Krieger-Kunz Therapeutic Touch
Therapeutic Touch: An Interim Summary
By Barbara Janelle M.A.
The following article summarizes many observations and understandings about Therapeutic Touch and is based on my twenty-two years of experience of using this work. That experience encompasses a wide range of situations fom teaching in university and hospital settings to leading a volunteer hospital team, and seeing a large and varied private treatment group. The experience also includes working with both domestic animals (large and small) and animals in wildlife rehabilitation centers. Most of what is contained in this article has appeared in my articles and books. (1)
The Steps of Therapeutic Touch
Therapeutic Touch is an energetic treatment approach based on centering, assessment, and support and increase of energy flow down through the field. TT affects all aspects of the receiver – physical, mental, emotional and spiritual, and supports a shift toward greater wholeness. Therapeutic Touch also affects all aspects of the practitioner too.
Centering is quieting one’s self and moving into a profound state of peace. In TT, it is wedded with a compassionate awareness of both self and the receiver and the acknowledgement that we exist in a universe of compassion and order.
Centering sets the stage for sensing the field and is the primary treatment step as well, even more effective and more important than unruffling and energy modulation. Centering establishes a resonance effect which both relaxes the receiver and supports the field’s move toward better function. Deepening center is the most effective step a practitioner can do to support a shift in field function. (2) Centering is ongoing throughout the treatment, and when it lightens or becomes difficult to maintain, that is the signal to finish the treatment.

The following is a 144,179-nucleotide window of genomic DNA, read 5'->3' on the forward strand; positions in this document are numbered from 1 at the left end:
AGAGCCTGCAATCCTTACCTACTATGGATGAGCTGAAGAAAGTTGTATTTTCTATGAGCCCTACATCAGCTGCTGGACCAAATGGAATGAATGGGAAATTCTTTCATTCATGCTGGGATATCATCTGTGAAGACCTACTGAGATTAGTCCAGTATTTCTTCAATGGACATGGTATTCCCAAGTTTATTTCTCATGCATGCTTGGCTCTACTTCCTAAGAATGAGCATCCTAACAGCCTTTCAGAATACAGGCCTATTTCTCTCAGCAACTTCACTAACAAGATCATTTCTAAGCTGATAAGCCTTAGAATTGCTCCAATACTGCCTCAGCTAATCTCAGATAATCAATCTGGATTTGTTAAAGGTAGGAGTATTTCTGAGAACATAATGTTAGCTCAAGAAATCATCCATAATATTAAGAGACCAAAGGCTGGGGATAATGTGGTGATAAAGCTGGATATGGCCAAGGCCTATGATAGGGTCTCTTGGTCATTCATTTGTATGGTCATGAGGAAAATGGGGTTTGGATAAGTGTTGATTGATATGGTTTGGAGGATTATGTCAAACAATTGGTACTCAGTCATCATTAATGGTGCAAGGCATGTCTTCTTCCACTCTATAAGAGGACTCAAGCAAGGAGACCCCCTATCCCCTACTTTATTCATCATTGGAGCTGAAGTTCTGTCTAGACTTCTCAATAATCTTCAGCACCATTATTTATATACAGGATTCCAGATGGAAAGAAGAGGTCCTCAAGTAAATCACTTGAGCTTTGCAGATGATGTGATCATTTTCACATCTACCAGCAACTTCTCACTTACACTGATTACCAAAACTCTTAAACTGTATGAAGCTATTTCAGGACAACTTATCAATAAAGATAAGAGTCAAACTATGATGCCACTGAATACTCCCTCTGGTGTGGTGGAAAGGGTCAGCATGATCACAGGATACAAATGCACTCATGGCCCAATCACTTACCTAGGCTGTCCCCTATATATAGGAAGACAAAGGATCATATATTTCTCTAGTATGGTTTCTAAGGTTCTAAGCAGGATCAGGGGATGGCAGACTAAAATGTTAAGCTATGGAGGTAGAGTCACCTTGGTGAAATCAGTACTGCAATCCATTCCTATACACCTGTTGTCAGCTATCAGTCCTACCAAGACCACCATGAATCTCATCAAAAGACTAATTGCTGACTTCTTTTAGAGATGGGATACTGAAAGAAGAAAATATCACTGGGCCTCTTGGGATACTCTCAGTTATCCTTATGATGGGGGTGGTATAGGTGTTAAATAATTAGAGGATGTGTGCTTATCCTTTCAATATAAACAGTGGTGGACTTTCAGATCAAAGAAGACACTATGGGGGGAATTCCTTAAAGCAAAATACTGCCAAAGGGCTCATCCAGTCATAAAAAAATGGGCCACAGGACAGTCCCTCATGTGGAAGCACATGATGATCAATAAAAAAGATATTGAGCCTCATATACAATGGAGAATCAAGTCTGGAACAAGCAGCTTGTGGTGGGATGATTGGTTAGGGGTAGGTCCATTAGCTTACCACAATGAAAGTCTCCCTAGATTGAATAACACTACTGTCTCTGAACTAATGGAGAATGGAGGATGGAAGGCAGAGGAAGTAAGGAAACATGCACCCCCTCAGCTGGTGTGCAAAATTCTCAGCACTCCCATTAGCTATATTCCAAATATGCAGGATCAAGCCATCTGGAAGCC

Heart Support. Merlin Homer’s approach of deepening center while focusing on the Heart Chakra takes both receiver and practitioner into a profound healing state. (3) Centering with compassion is the essence of TT and indeed many contend that we can do TT by simply centering with compassion for another. (4)
Therapeutic Touch is based largely on assessment, although it may also be done without the assessment component. Observation, using the hands to sense for energetic clues, and intuitive awareness all give information about the state of the field and its response to treatment. Assessment plays an important role in treatment approach. (5)
Observation of body proportions, movement, skin colour (indicative of blood circulation and nerve function), tone, resiliency, condition of eyes, facial expression, and so on can give information about the state of health. One example of information obtained through observation and its relationship with the energy field is the condition of san-paku eyes (6). When a person is under stress and feeling powerless, one or both eyes have white showing beneath the iris. The person’s energy field usually shows a strong deficit of energy which may be sensed even in the first seconds of assessment through the strong pulling of energy from the practitioner’s hands.
Energetic assessment using the hands checks for energy flow and rhythm, energy pulling and congestion. In a well-functioning state, a lot of energy moves through the field continuously. The field feels fairly uniform, pleasant and rhythmic. Where there is a problem, energy flow is disrupted. Energy intake and flow slow down as congestion builds in the field. The field’s attempt to draw energy in through congestion can make the area feel warm or even slightly painful to the practitioner’s hands in assessment. Areas that feel cool and empty seem to be closed down and even bypassed by normal energy flow.